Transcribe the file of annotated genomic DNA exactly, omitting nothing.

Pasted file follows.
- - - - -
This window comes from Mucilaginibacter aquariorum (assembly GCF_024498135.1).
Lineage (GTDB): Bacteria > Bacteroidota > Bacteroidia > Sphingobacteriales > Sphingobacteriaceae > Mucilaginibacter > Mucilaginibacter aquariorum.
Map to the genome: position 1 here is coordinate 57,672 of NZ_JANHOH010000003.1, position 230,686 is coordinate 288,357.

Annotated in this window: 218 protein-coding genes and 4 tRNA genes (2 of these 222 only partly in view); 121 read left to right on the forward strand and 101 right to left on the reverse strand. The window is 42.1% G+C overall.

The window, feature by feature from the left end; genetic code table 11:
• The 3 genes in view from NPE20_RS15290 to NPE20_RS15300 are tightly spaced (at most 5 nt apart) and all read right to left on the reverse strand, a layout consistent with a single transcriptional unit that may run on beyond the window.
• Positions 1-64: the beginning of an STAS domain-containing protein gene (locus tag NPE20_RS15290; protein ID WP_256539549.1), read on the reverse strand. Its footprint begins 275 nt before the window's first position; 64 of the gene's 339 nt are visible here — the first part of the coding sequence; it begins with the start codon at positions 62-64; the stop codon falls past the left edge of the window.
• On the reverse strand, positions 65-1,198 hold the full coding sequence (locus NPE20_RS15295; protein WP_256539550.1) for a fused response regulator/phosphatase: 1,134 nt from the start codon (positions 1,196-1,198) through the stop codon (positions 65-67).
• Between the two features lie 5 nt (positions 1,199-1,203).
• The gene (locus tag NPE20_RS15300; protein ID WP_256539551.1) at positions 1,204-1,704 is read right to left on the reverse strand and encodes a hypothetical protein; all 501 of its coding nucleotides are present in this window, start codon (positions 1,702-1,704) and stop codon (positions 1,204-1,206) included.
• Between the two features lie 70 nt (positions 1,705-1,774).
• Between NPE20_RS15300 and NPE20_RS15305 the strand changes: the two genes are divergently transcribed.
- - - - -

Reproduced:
This window comes from Mucilaginibacter aquariorum (assembly GCF_024498135.1).
Lineage (GTDB): Bacteria > Bacteroidota > Bacteroidia > Sphingobacteriales > Sphingobacteriaceae > Mucilaginibacter > Mucilaginibacter aquariorum.
Map to the genome: position 1 here is coordinate 57,672 of NZ_JANHOH010000003.1, position 230,686 is coordinate 288,357.

Annotated in this window: 218 protein-coding genes and 4 tRNA genes (2 of these 222 only partly in view); 121 read left to right on the forward strand and 101 right to left on the reverse strand. The window is 42.1% G+C overall.

The window, feature by feature from the left end; genetic code table 11:
• The 3 genes in view from NPE20_RS15290 to NPE20_RS15300 are tightly spaced (at most 5 nt apart) and all read right to left on the reverse strand, a layout consistent with a single transcriptional unit that may run on beyond the window.
• Positions 1-64: the beginning of an STAS domain-containing protein gene (locus tag NPE20_RS15290; protein ID WP_256539549.1), read on the reverse strand. Its footprint begins 275 nt before the window's first position; 64 of the gene's 339 nt are visible here — the first part of the coding sequence; it begins with the start codon at positions 62-64; the stop codon falls past the left edge of the window.
• On the reverse strand, positions 65-1,198 hold the full coding sequence (locus NPE20_RS15295; protein WP_256539550.1) for a fused response regulator/phosphatase: 1,134 nt from the start codon (positions 1,196-1,198) through the stop codon (positions 65-67).
• Between the two features lie 5 nt (positions 1,199-1,203).
• The gene (locus tag NPE20_RS15300; protein ID WP_256539551.1) at positions 1,204-1,704 is read right to left on the reverse strand and encodes a hypothetical protein; all 501 of its coding nucleotides are present in this window, start codon (positions 1,702-1,704) and stop codon (positions 1,204-1,206) included.
• Between the two features lie 70 nt (positions 1,705-1,774).
• Between NPE20_RS15300 and NPE20_RS15305 the strand changes: the two genes are divergently transcribed.